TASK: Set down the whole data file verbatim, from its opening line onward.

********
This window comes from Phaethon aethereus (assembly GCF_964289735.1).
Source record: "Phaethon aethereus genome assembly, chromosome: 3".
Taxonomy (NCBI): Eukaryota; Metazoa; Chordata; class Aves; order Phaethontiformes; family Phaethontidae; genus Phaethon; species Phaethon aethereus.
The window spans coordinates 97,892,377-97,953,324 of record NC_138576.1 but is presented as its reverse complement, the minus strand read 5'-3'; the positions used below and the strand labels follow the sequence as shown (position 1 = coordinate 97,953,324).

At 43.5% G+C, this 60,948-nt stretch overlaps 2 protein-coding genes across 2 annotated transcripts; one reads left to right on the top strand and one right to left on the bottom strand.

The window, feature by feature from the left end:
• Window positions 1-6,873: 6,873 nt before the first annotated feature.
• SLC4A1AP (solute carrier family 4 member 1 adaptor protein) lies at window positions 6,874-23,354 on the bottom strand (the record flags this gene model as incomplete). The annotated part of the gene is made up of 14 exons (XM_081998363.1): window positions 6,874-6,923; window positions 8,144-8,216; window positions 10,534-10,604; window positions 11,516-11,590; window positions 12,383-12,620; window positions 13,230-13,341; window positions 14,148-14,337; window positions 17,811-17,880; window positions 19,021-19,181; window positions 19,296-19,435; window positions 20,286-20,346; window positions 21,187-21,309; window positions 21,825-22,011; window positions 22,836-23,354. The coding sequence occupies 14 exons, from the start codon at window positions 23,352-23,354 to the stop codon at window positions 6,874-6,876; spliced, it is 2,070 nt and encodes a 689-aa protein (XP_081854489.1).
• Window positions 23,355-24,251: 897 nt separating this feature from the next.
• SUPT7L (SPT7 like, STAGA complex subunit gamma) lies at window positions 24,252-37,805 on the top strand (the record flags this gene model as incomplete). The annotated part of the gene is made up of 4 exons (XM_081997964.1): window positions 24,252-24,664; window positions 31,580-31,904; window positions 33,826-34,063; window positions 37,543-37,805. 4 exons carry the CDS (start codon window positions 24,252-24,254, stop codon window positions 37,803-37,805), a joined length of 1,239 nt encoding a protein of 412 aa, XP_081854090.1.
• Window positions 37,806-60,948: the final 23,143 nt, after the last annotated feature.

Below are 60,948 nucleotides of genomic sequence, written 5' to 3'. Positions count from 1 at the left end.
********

This window comes from Phaethon aethereus (assembly GCF_964289735.1).
Source record: "Phaethon aethereus genome assembly, chromosome: 3".
Taxonomy (NCBI): Eukaryota; Metazoa; Chordata; class Aves; order Phaethontiformes; family Phaethontidae; genus Phaethon; species Phaethon aethereus.
The window spans coordinates 97,892,377-97,953,324 of record NC_138576.1 but is presented as its reverse complement, the minus strand read 5'-3'; the positions used below and the strand labels follow the sequence as shown (position 1 = coordinate 97,953,324).

At 43.5% G+C, this 60,948-nt stretch overlaps 2 protein-coding genes across 2 annotated transcripts; one reads left to right on the top strand and one right to left on the bottom strand.

The window, feature by feature from the left end:
• Window positions 1-6,873: 6,873 nt before the first annotated feature.
• SLC4A1AP (solute carrier family 4 member 1 adaptor protein) lies at window positions 6,874-23,354 on the bottom strand (the record flags this gene model as incomplete). The annotated part of the gene is made up of 14 exons (XM_081998363.1): window positions 6,874-6,923; window positions 8,144-8,216; window positions 10,534-10,604; window positions 11,516-11,590; window positions 12,383-12,620; window positions 13,230-13,341; window positions 14,148-14,337; window positions 17,811-17,880; window positions 19,021-19,181; window positions 19,296-19,435; window positions 20,286-20,346; window positions 21,187-21,309; window positions 21,825-22,011; window positions 22,836-23,354. The coding sequence occupies 14 exons, from the start codon at window positions 23,352-23,354 to the stop codon at window positions 6,874-6,876; spliced, it is 2,070 nt and encodes a 689-aa protein (XP_081854489.1).
• Window positions 23,355-24,251: 897 nt separating this feature from the next.
• SUPT7L (SPT7 like, STAGA complex subunit gamma) lies at window positions 24,252-37,805 on the top strand (the record flags this gene model as incomplete). The annotated part of the gene is made up of 4 exons (XM_081997964.1): window positions 24,252-24,664; window positions 31,580-31,904; window positions 33,826-34,063; window positions 37,543-37,805. 4 exons carry the CDS (start codon window positions 24,252-24,254, stop codon window positions 37,803-37,805), a joined length of 1,239 nt encoding a protein of 412 aa, XP_081854090.1.
• Window positions 37,806-60,948: the final 23,143 nt, after the last annotated feature.

Below are 60,948 nucleotides of genomic sequence, written 5' to 3'. Positions count from 1 at the left end.